• ROCKIE: We are pro-active in support of the operational departments which makes everything work and creates a need for all of us to have a job. I have always insisted that HR get off of our asses and go to the operational workforce to get the essential forms and records started. For the home office site and the departments located here again we support the operational aspects and make our needs known and executed, in suppoprt of their efforts. This HR policy is the beginning for the great establishment of a great working relationship with the operational activities. By doing so, when we have a special need to change some procedure like getting time in on Sunday so that we can get the paychecks out before Christmas or New Years days. We then get maximum support and appropriate correct action.

    HR should always be supportive of operational departments, even when they are services/support sections, themselves. Be PRO-ACTIVE for the team and you will find your employee relations will be much stronger. When I demand something everyone knows it is a serious matter and we get what we need, because we give what they need everyday as a matter of routine.

  • I'm still unable to grasp the concept of a new employee whom you cannot seem to pursuade to drop by the Human Resources office sometime during their initial two days of employment. The instruction contained in every offer letter should include the statement that they report to the HR Dept on their initial day at precisely 10 minutes before eight or seven o'clock for required paperwork in order to get them on the payroll and satisfy company document requirements. I cannot imagine an employee wandering in, reporting to a supervisor, being inducted into the department, beginning on-the- job-training and learning where the breakroom is, prior to satisfying HR requirements. HR must control the arrival and initiation to the company's requirements. Once that is accomplished, walk her to the department and hand her over to her supervisor.
  • Yep, Don. This is our procedure. We tried letting supervisors handle the paperwork for remote employees, but they couldn't seem to grasp how to use a fax machine or the courier to send us the necessary paperwork. After much frustration and cussing, HR starting requiring remote employees to also come by HR to complete their paperwork on the first day of hire.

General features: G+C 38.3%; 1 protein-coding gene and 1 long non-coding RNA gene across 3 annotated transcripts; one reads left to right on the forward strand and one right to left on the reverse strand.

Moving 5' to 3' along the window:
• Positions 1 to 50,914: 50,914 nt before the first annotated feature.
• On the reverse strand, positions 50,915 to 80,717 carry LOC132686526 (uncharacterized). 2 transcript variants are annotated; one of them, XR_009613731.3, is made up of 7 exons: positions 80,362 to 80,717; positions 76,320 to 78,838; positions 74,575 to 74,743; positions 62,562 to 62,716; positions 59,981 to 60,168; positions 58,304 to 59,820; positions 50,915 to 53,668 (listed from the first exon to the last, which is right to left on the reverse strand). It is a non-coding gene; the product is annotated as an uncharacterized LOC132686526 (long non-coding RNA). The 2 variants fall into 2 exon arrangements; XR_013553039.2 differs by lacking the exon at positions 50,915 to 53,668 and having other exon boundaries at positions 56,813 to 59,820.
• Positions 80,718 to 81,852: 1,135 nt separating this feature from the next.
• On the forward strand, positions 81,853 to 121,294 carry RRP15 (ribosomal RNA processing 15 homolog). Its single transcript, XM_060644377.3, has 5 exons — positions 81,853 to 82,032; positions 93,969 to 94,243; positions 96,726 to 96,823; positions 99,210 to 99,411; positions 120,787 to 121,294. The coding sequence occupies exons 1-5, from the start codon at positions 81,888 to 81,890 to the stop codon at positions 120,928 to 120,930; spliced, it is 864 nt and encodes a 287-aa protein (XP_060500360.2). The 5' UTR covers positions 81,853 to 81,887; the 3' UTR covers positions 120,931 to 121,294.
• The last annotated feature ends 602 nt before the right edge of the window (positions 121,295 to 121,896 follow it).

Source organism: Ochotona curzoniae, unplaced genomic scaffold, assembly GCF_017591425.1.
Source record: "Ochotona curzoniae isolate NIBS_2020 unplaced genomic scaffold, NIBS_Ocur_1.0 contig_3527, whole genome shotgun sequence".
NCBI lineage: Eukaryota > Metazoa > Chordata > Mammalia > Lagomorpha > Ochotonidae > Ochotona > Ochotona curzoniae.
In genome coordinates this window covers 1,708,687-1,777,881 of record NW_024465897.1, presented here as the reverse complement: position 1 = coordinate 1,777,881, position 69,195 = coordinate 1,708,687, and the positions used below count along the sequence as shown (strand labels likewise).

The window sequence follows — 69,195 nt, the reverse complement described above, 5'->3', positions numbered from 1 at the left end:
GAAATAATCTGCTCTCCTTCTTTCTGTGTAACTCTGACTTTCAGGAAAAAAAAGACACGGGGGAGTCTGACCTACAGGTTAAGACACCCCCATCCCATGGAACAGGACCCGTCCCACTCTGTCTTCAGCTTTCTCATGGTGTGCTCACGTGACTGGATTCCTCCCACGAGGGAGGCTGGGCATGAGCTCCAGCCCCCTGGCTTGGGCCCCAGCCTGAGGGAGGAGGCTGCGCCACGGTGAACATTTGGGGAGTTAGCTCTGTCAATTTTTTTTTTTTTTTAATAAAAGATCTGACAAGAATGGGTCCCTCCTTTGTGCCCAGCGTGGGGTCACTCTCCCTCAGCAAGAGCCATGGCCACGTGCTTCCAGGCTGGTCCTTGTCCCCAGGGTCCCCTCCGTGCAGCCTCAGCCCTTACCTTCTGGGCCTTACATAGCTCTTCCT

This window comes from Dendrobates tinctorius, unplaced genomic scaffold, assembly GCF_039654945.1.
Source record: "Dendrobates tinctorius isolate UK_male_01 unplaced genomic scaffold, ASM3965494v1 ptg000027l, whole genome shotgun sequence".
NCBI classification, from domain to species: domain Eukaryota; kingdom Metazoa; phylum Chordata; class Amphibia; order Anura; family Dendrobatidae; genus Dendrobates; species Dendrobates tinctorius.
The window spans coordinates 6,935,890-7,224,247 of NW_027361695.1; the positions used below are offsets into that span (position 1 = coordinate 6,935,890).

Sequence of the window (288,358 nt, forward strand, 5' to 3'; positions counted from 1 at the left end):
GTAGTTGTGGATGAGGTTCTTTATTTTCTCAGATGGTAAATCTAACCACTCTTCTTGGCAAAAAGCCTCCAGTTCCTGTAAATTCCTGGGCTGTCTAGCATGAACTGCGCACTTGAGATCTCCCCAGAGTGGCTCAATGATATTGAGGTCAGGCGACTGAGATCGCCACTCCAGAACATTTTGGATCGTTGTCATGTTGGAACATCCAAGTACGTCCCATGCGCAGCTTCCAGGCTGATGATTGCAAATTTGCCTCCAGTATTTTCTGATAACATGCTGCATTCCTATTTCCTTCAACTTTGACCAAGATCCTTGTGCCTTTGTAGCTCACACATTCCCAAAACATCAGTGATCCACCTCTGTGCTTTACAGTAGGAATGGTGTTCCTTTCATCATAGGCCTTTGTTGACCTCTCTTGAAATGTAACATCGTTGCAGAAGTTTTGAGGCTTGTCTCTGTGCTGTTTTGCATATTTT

I don't really have a problem paying the employee to drive into our office for this - it costs a heck of a lot more in my time and my assistant's to try to chase people down for pieces of paperwork. Thank goodness, we don't have a lot of remote hires.

    Thanks for your comments.
  • Rockie, I agree with James on this on several points. If newly hiredemployees are not completing and bringing in info on time... why not just
    1. Have them report to the main office on their "starting date". Don't mail the paperwork to them ahead (unless it is something they have to discuss with someone.) Tell them to bring whatever ID they need. Do all the new hire paperwork, then "send them on their way" to their work location. You should then pay them for the time they are at the Main location and I would also pay them for the commute to the actual worksite (this one time.) Just have them complete an expense account (which you can give to them during the orientation.)
    I know this is a pain, but required. You are not supposed to complete I-9's ahead of time. Just set it up that all new hires are on Monday or Tuesday or whenever and have the "orientation" that day at a set time. You could have one person show up or several. This will save you and Supv. a lot of time in the long run. (I don't feel it is supv. responsibility to do all the paperwork (taxes, I9, etc.) or it won't get done. This really isn't a concern of theirs. They are just concerned with getting the job done
    E Wart